It amazed me how organized the people at the Bissell are, but then, they've been doing this for years. As volunteers walked in carrying the food donated by our church, we were given different tasks. I really enjoyed making dessert trays and take-away-bags of cookies alongside Annie and her friends, regular workers at the centre who know the ropes and helped me understand how things were done. Listening to the women's gossip, I felt like one of the gang because they certainly didn't hold back on my account!
Serving the meal was also interesting. People picked up plates of sandwiches, a few sweets and cups of coffee and sat at round tables. A few "runners" were given the task of taking trays of fruits and vegetables around the room, and folks would point at what they wanted from a tray. The favourite items were tomatoes, cucumbers and peppers, and grapes, strawberries or pineapple chunks, things that our homeless brothers and sisters don't often get day-to-day. Carrots, celery, broccoli and apples can be too hard on teeth that rarely receive dental care. Next time I'm invited to help with a Bissell Centre lunch, I'm going to bring grapes and strawberries instead of salmon sandwiches!
The inner city folks who came to lunch were many and varied, but I would guess that 80% were First Nations, with the rest being immigrants or low and no-income caucasians, several with disabilities. There was a couple that reminded me of my grandparents, asking if I had taken guitar lessons. There was a woman whose head kept nodding toward the table until she finally put her head down for a nap. One cheerful fellow's face looked as though he had been in a series of fights, and there was a group of guys hanging out near the bathrooms that I would be afraid to meet in a dark alley. All of them, my brothers and sisters, all of them prophets, reminding me that my life isn't as secure as I imagine, and that community is the place where we are most fully human.
The part of my time at the Bissell that touched me the most was the worship service. I joined Farley, the Centre's musician, to play some music on our guitars. The first thing Farley said to me was that he liked my name, and I told him the same. He actually looked sort of like Farley Mowat, a famous Canadian author, except with curlier hair and a fedora sporting a small, irridescent peacock feather. A very gentle soul, he gave me the sense that he's had a pretty tough life and can really relate to the folks at the Bissell. We agreed that music is invaluable in worship because it touches places deep in the soul, places where words don't reach. Farley commented that often, while watching the people as he sings, he'll catch someone wiping their eyes, and it makes him happy that they can feel safe enough at worship to cry, especially when they have to be so tough out on the streets.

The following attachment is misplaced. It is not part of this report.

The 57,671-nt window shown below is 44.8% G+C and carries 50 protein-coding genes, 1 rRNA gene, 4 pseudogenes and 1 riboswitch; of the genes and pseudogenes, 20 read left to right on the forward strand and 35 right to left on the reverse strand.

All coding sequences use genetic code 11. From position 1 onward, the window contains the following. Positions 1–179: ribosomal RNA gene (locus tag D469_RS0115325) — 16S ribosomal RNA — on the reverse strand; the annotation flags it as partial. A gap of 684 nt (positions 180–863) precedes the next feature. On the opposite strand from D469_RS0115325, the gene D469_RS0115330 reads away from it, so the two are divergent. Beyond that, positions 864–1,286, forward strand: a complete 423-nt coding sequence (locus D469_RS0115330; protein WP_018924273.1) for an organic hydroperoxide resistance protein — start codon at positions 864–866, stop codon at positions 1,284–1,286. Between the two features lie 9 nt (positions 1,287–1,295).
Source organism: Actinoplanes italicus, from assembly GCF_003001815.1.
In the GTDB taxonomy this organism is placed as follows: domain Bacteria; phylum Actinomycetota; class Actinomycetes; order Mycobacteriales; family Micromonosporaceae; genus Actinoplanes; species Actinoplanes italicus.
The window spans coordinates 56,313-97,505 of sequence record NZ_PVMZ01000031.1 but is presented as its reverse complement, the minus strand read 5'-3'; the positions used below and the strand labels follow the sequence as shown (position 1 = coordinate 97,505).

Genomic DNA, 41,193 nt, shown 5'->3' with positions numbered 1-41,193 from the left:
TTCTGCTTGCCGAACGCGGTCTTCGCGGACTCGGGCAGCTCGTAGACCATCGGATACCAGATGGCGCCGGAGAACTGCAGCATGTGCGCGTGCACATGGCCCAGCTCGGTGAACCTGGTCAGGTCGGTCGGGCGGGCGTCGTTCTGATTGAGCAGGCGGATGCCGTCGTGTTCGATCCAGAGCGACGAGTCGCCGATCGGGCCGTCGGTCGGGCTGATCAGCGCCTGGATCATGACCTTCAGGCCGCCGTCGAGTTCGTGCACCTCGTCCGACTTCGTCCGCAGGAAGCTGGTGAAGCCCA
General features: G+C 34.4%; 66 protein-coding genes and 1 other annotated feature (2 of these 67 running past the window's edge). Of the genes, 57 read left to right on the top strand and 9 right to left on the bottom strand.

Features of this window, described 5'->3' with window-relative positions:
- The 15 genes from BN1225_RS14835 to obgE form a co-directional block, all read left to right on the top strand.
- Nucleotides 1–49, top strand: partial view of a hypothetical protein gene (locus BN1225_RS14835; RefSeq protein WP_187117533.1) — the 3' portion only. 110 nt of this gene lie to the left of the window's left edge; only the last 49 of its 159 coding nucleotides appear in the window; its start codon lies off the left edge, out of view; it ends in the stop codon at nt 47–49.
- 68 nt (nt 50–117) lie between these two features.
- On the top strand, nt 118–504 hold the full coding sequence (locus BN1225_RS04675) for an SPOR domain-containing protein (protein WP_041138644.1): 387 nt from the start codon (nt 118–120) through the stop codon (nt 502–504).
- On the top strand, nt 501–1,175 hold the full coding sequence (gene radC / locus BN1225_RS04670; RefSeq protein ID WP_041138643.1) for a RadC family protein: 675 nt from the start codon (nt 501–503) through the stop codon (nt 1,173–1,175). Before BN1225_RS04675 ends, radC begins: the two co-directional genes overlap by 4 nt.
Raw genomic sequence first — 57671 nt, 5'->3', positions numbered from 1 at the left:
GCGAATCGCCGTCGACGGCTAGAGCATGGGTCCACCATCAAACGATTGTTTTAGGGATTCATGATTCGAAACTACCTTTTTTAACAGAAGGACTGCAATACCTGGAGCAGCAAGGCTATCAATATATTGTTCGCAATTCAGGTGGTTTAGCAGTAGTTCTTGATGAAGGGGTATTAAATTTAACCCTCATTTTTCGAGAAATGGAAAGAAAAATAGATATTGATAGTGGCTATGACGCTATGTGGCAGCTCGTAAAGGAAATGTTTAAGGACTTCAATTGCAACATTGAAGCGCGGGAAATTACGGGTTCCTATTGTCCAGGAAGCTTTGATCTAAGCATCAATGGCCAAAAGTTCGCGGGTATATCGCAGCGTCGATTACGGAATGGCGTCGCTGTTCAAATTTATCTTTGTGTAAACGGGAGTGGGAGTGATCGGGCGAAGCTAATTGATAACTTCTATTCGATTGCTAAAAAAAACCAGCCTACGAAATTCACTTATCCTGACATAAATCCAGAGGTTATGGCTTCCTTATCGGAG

Farley is a masterful guitarist, and following his lead was easy, except when the tears filled my eyes. Praying the New Creed with the inner city family choked me up:
We are not alone.
We live in God's world.
We believe in God, who has created and is creating,
Who came in Jesus,
Word made Flesh, to reconcile and make new,
Who works in us and others by the Spirit.
We trust in God.
We are called to be the church,
to celebrate God's presence,
to live with respect in creation,
to love and serve others,
to promote justice and resist evil,
to proclaim Jesus, crucified and risen, our judge and our hope.
in life beyond death,
God is with us.
We are not alone.
Thanks be to God.
As the service ended with Farley's much quicker and folksier version of "She Flies On" than the one below, I couldn't help but think that -- of all the churches in Edmonton and area -- the worship at the Bissell Centre and places like it is where Jesus would likely attend most regularly...